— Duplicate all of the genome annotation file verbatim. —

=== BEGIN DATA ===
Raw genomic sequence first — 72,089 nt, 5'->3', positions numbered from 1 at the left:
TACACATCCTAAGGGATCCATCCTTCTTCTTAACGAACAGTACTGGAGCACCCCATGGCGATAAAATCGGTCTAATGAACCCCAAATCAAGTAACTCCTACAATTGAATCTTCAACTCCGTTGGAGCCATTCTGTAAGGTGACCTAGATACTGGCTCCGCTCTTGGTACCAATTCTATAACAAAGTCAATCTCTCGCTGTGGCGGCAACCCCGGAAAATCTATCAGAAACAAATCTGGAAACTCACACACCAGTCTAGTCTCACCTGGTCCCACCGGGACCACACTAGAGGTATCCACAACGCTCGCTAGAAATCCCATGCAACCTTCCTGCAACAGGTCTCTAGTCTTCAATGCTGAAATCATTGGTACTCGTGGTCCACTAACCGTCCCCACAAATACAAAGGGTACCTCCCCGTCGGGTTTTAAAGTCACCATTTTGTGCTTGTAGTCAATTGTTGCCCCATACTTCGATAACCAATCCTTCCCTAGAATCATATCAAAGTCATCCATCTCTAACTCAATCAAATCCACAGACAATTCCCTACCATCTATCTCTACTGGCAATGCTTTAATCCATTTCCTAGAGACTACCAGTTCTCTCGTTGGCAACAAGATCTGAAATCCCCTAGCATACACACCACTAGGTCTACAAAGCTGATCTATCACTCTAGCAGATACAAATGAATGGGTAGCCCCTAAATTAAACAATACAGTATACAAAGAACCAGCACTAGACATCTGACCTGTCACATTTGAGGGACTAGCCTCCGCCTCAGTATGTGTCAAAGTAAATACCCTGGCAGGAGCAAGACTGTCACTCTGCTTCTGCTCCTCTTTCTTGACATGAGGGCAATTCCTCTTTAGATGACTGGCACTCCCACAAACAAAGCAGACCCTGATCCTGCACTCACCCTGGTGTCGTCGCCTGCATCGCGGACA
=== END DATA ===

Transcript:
Raw genomic sequence first — 72,089 nt, 5'->3', positions numbered from 1 at the left:
TACACATCCTAAGGGATCCATCCTTCTTCTTAACGAACAGTACTGGAGCACCCCATGGCGATAAAATCGGTCTAATGAACCCCAAATCAAGTAACTCCTACAATTGAATCTTCAACTCCGTTGGAGCCATTCTGTAAGGTGACCTAGATACTGGCTCCGCTCTTGGTACCAATTCTATAACAAAGTCAATCTCTCGCTGTGGCGGCAACCCCGGAAAATCTATCAGAAACAAATCTGGAAACTCACACACCAGTCTAGTCTCACCTGGTCCCACCGGGACCACACTAGAGGTATCCACAACGCTCGCTAGAAATCCCATGCAACCTTCCTGCAACAGGTCTCTAGTCTTCAATGCTGAAATCATTGGTACTCGTGGTCCACTAACCGTCCCCACAAATACAAAGGGTACCTCCCCGTCGGGTTTTAAAGTCACCATTTTGTGCTTGTAGTCAATTGTTGCCCCATACTTCGATAACCAATCCTTCCCTAGAATCATATCAAAGTCATCCATCTCTAACTCAATCAAATCCACAGACAATTCCCTACCATCTATCTCTACTGGCAATGCTTTAATCCATTTCCTAGAGACTACCAGTTCTCTCGTTGGCAACAAGATCTGAAATCCCCTAGCATACACACCACTAGGTCTACAAAGCTGATCTATCACTCTAGCAGATACAAATGAATGGGTAGCCCCTAAATTAAACAATACAGTATACAAAGAACCAGCACTAGACATCTGACCTGTCACATTTGAGGGACTAGCCTCCGCCTCAGTATGTGTCAAAGTAAATACCCTGGCAGGAGCAAGACTGTCACTCTGCTTCTGCTCCTCTTTCTTGACATGAGGGCAATTCCTCTTTAGATGACTGGCACTCCCACAAACAAAGCAGACCCTGATCCTGCACTCACCCTGGTGTCGTCGCCTGCATCGCGGACA